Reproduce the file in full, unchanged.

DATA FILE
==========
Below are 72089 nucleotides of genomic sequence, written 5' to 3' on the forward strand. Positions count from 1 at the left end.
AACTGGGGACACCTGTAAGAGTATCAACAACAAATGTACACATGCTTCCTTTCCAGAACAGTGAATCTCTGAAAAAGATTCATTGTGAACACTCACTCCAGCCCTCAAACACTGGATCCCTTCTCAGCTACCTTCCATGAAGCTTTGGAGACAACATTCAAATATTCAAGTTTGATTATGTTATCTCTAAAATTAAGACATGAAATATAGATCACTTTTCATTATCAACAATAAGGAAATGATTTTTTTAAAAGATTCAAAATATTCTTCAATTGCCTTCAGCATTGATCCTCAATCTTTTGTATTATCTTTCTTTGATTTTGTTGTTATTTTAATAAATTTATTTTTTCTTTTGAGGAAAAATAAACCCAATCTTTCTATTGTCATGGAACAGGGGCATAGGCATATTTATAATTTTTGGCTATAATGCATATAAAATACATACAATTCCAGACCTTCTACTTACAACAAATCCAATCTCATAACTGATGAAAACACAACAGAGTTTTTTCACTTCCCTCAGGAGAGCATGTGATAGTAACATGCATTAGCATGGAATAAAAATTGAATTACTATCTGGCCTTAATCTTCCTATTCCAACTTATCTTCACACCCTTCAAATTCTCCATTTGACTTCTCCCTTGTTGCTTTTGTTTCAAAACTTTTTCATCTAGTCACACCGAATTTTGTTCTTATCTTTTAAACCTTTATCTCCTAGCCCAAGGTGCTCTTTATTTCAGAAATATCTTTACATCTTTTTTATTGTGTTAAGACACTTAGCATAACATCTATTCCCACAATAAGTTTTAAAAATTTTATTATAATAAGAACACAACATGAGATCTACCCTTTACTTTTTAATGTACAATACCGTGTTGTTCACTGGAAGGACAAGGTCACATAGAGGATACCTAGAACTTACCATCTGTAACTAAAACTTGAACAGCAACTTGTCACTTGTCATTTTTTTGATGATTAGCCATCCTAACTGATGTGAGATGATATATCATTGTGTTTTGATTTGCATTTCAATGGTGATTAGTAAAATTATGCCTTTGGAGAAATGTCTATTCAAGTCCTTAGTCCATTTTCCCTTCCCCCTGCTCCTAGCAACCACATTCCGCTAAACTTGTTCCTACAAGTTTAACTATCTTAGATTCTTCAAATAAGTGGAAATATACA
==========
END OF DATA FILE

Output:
Below are 72089 nucleotides of genomic sequence, written 5' to 3' on the forward strand. Positions count from 1 at the left end.
AACTGGGGACACCTGTAAGAGTATCAACAACAAATGTACACATGCTTCCTTTCCAGAACAGTGAATCTCTGAAAAAGATTCATTGTGAACACTCACTCCAGCCCTCAAACACTGGATCCCTTCTCAGCTACCTTCCATGAAGCTTTGGAGACAACATTCAAATATTCAAGTTTGATTATGTTATCTCTAAAATTAAGACATGAAATATAGATCACTTTTCATTATCAACAATAAGGAAATGATTTTTTTAAAAGATTCAAAATATTCTTCAATTGCCTTCAGCATTGATCCTCAATCTTTTGTATTATCTTTCTTTGATTTTGTTGTTATTTTAATAAATTTATTTTTTCTTTTGAGGAAAAATAAACCCAATCTTTCTATTGTCATGGAACAGGGGCATAGGCATATTTATAATTTTTGGCTATAATGCATATAAAATACATACAATTCCAGACCTTCTACTTACAACAAATCCAATCTCATAACTGATGAAAACACAACAGAGTTTTTTCACTTCCCTCAGGAGAGCATGTGATAGTAACATGCATTAGCATGGAATAAAAATTGAATTACTATCTGGCCTTAATCTTCCTATTCCAACTTATCTTCACACCCTTCAAATTCTCCATTTGACTTCTCCCTTGTTGCTTTTGTTTCAAAACTTTTTCATCTAGTCACACCGAATTTTGTTCTTATCTTTTAAACCTTTATCTCCTAGCCCAAGGTGCTCTTTATTTCAGAAATATCTTTACATCTTTTTTATTGTGTTAAGACACTTAGCATAACATCTATTCCCACAATAAGTTTTAAAAATTTTATTATAATAAGAACACAACATGAGATCTACCCTTTACTTTTTAATGTACAATACCGTGTTGTTCACTGGAAGGACAAGGTCACATAGAGGATACCTAGAACTTACCATCTGTAACTAAAACTTGAACAGCAACTTGTCACTTGTCATTTTTTTGATGATTAGCCATCCTAACTGATGTGAGATGATATATCATTGTGTTTTGATTTGCATTTCAATGGTGATTAGTAAAATTATGCCTTTGGAGAAATGTCTATTCAAGTCCTTAGTCCATTTTCCCTTCCCCCTGCTCCTAGCAACCACATTCCGCTAAACTTGTTCCTACAAGTTTAACTATCTTAGATTCTTCAAATAAGTGGAAATATACA